The son of a Dutch Reform pastor, religion exerted a formative influence on the artist. From an early age he sought to follow in his father’s footsteps. Though he inherited the elder Van Gogh’s zeal, he lacked his charisma, and by 1880 Vincent abandoned his attempts at ministry and turned his attention towards art. From then on, nature gradually began to replace religion for him as a locus for spirituality. The present work is an almost reverential depiction of a woman carrying a small child, and their resolute progress through the unforgiving landscape. Landschap met Lopende Vrouw anticipates the overwhelming emotive content of his later work. Here, a more contained emotional tenor is generated by the undulating trunks of the wind-bent trees which frame the road, and the central figurative pair, standing tall and stoic amidst the landscape.

Primarily an autodidact, Van Gogh struggled to teach himself to draw, intently studying Charles Bargue’s Cours de dessin. The present work was likely done with an artistic aid designed by Armand Cassagne, a wooden or metal frame with intersecting strings known as the Abécédaire du dessin. Van Gogh employed this device to aid him in the construction of academic perspective through most of the 1880s, writing to his brother Theo in 1882: ‘I think you can imagine how delightful it is to turn this “spy-hole” frame on… the fantastic network of thin and thick branches and trunks in autumn’ (quoted in C. Ives, Vincent Van Gogh: The Drawings, exh. cat., New York, 2005, p. 9). A rare oil painting from the period, Tulpenland (circa 1883) (National Gallery of Art, Washington, D.C.) was also likely created with this device, and shows fields of tulips bifurcated by pathways that form solid perspectival lines, much like the path in the present work does.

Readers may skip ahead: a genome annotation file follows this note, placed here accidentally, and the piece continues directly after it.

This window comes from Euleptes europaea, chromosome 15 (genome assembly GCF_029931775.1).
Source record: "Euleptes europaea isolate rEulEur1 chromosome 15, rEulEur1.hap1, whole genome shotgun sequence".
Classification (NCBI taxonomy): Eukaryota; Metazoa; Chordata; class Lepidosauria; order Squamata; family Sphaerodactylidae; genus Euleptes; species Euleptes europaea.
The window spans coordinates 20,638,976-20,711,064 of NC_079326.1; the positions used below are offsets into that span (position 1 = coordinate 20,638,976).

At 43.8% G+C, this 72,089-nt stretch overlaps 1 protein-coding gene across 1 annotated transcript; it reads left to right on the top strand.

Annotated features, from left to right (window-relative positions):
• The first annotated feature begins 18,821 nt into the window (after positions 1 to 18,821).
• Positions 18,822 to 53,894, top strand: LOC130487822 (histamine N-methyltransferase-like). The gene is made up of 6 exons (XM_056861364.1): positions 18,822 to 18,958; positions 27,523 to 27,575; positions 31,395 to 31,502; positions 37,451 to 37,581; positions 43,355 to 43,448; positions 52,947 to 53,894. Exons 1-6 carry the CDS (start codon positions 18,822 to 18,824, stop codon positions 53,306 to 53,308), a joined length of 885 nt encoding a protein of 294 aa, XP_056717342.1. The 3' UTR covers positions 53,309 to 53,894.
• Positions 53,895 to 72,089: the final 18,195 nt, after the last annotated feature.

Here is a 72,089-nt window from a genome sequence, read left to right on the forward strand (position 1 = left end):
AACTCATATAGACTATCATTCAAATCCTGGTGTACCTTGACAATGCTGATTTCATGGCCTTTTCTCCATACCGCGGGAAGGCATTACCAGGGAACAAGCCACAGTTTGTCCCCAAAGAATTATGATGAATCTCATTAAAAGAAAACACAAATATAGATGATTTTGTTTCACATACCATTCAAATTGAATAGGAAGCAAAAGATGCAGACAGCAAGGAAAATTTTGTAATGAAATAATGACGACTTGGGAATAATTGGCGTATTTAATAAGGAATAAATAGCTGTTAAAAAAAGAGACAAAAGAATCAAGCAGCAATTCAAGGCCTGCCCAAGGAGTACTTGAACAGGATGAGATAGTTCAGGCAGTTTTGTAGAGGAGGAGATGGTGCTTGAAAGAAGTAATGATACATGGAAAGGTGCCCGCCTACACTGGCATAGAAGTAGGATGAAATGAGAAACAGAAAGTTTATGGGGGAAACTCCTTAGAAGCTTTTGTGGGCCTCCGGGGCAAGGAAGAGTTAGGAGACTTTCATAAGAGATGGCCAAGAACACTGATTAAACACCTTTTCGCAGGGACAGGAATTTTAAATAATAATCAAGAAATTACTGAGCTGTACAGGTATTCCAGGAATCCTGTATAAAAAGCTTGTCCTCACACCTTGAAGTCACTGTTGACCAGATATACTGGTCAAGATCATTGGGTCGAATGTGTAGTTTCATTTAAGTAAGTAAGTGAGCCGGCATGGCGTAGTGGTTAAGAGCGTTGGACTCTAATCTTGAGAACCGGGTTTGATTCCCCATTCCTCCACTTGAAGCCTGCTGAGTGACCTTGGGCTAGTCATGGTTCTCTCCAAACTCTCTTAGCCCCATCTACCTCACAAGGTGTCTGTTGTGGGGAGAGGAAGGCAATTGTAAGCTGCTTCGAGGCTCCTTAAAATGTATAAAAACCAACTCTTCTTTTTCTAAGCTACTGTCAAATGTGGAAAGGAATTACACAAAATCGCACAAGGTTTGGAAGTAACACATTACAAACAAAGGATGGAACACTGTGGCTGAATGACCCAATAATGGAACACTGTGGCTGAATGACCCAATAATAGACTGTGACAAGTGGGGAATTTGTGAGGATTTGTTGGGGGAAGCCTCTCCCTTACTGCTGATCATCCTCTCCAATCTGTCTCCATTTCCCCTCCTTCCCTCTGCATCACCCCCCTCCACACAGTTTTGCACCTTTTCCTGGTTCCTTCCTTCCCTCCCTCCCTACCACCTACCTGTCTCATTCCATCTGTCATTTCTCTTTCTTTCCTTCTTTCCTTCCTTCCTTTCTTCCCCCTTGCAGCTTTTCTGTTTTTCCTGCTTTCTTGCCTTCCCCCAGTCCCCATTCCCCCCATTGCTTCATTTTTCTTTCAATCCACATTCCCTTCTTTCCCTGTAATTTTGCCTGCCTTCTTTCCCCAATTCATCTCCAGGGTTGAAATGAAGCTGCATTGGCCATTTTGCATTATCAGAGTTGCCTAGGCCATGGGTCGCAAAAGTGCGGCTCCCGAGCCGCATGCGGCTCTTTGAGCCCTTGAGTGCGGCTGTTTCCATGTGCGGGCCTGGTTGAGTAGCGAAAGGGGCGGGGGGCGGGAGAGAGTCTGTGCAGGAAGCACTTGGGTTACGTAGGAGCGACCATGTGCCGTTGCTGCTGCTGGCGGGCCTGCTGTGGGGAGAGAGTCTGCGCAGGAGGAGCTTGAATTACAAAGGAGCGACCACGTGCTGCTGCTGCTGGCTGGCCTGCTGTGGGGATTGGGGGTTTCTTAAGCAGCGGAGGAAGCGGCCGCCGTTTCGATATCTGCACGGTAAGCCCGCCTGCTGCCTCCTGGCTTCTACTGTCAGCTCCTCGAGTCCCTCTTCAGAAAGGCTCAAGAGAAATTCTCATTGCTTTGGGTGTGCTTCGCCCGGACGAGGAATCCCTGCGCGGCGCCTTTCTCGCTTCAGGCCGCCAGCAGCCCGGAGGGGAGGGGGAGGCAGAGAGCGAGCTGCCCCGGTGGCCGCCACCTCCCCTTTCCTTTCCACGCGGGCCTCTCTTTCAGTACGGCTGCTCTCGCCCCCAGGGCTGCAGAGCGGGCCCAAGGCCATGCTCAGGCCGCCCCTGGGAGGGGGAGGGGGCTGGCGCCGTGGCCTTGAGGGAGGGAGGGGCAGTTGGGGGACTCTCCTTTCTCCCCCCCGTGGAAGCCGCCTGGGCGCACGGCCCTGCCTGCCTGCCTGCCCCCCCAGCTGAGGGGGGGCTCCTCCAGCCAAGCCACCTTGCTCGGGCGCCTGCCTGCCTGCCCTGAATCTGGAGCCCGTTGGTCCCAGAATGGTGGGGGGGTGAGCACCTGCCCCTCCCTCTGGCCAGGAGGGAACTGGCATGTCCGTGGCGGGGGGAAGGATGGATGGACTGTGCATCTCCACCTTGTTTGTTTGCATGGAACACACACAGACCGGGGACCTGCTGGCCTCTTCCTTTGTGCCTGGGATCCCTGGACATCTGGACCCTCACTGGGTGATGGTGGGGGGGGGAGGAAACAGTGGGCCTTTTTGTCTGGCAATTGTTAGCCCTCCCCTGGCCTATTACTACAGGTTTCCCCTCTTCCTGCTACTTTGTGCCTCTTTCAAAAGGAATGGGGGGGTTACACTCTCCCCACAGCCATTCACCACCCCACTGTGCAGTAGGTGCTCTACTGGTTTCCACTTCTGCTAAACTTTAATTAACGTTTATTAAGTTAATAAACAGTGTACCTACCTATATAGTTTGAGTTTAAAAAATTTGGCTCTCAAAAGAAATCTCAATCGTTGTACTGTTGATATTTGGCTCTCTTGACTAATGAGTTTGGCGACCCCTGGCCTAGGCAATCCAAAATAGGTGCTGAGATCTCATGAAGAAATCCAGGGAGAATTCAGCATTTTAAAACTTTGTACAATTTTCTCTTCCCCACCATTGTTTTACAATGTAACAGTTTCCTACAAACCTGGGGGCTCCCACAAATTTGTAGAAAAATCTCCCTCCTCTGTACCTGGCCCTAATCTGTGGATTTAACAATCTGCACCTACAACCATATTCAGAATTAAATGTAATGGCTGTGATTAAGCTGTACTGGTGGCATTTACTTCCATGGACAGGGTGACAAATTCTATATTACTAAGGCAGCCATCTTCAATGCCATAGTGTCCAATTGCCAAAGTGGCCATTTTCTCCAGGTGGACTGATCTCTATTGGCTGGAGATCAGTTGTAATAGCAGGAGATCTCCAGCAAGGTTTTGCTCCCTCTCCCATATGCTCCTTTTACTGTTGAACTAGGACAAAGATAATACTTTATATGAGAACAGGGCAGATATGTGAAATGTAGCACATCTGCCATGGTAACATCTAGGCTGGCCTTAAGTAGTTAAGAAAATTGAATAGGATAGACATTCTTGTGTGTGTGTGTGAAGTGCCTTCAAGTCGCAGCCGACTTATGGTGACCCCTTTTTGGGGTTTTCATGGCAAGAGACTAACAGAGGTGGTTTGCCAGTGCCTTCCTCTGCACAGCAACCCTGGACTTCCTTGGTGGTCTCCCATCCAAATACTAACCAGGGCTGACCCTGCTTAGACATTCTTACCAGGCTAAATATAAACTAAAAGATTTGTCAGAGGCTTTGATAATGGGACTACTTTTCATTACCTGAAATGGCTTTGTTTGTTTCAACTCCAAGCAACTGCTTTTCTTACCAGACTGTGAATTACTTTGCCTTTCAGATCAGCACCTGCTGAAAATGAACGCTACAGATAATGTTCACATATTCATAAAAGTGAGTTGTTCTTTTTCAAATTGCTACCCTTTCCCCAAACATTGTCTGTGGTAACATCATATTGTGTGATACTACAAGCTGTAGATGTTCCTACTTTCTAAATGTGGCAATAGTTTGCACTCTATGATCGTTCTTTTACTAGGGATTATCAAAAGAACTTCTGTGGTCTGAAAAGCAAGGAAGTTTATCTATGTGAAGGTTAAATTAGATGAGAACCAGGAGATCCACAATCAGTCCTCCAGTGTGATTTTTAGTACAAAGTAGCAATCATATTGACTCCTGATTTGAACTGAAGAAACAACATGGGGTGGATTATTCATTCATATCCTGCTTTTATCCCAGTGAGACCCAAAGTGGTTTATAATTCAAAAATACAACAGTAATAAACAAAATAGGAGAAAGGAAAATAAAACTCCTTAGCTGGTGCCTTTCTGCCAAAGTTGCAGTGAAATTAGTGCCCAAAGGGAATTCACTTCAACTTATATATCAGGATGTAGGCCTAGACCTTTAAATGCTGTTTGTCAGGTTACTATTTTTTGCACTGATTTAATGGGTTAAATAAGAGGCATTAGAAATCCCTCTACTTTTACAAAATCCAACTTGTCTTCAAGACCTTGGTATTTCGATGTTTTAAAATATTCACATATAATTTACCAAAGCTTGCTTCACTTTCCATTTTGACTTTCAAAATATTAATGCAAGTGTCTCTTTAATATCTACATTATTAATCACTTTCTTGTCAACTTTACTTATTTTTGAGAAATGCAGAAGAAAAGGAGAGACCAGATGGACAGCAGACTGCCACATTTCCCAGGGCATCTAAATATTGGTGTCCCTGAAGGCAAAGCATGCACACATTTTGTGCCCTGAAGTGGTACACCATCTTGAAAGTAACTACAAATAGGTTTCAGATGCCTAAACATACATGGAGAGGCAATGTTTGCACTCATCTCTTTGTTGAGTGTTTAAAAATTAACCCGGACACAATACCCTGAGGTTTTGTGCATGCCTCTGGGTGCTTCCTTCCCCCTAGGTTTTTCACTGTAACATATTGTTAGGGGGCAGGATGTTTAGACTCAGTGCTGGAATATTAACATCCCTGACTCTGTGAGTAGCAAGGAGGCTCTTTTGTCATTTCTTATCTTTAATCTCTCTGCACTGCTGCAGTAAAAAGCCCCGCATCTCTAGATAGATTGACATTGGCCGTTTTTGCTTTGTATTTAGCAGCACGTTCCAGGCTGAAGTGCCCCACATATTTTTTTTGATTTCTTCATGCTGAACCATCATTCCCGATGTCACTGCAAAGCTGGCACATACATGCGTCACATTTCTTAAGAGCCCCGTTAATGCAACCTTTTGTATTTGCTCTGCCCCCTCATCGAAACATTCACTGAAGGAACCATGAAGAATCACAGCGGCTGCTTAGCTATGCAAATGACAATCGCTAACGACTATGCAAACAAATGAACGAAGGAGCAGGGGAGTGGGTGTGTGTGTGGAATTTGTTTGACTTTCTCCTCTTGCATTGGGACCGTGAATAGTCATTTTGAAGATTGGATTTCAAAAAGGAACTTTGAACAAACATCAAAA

During this period Van Gogh was fascinated by printer’s ink. In a series of letters to Theo in April and May of 1883 he extolled the virtues of this ink, and his excitement at its expressive potential. He praised the ‘lively effects’ and ‘deep tones’ made possible by printer’s ink, and explored a number of ways to incorporate white pigment in with the black. In Landschap met Lopende Vrouw we see the results of one such experimentation: the black pigment has varying degrees of opacity, from the thinned wash of the road to the impenetrable black of the tree trunks. These tones are augmented by brilliant whites and softer greys, from the sky, which captures the effects of sun struggling through a cloudbank on an overcast autumnal day, to the carved flicks of white highlighting the upright grasses that edge the road. A similar drawing of a year later, Laan van knotberken en populieren (Art Institute of Chicago) does away with the white accents. Here, crowded black trees line the road like oppressive iron bars, unmitigated by the contrasting whites of the present work.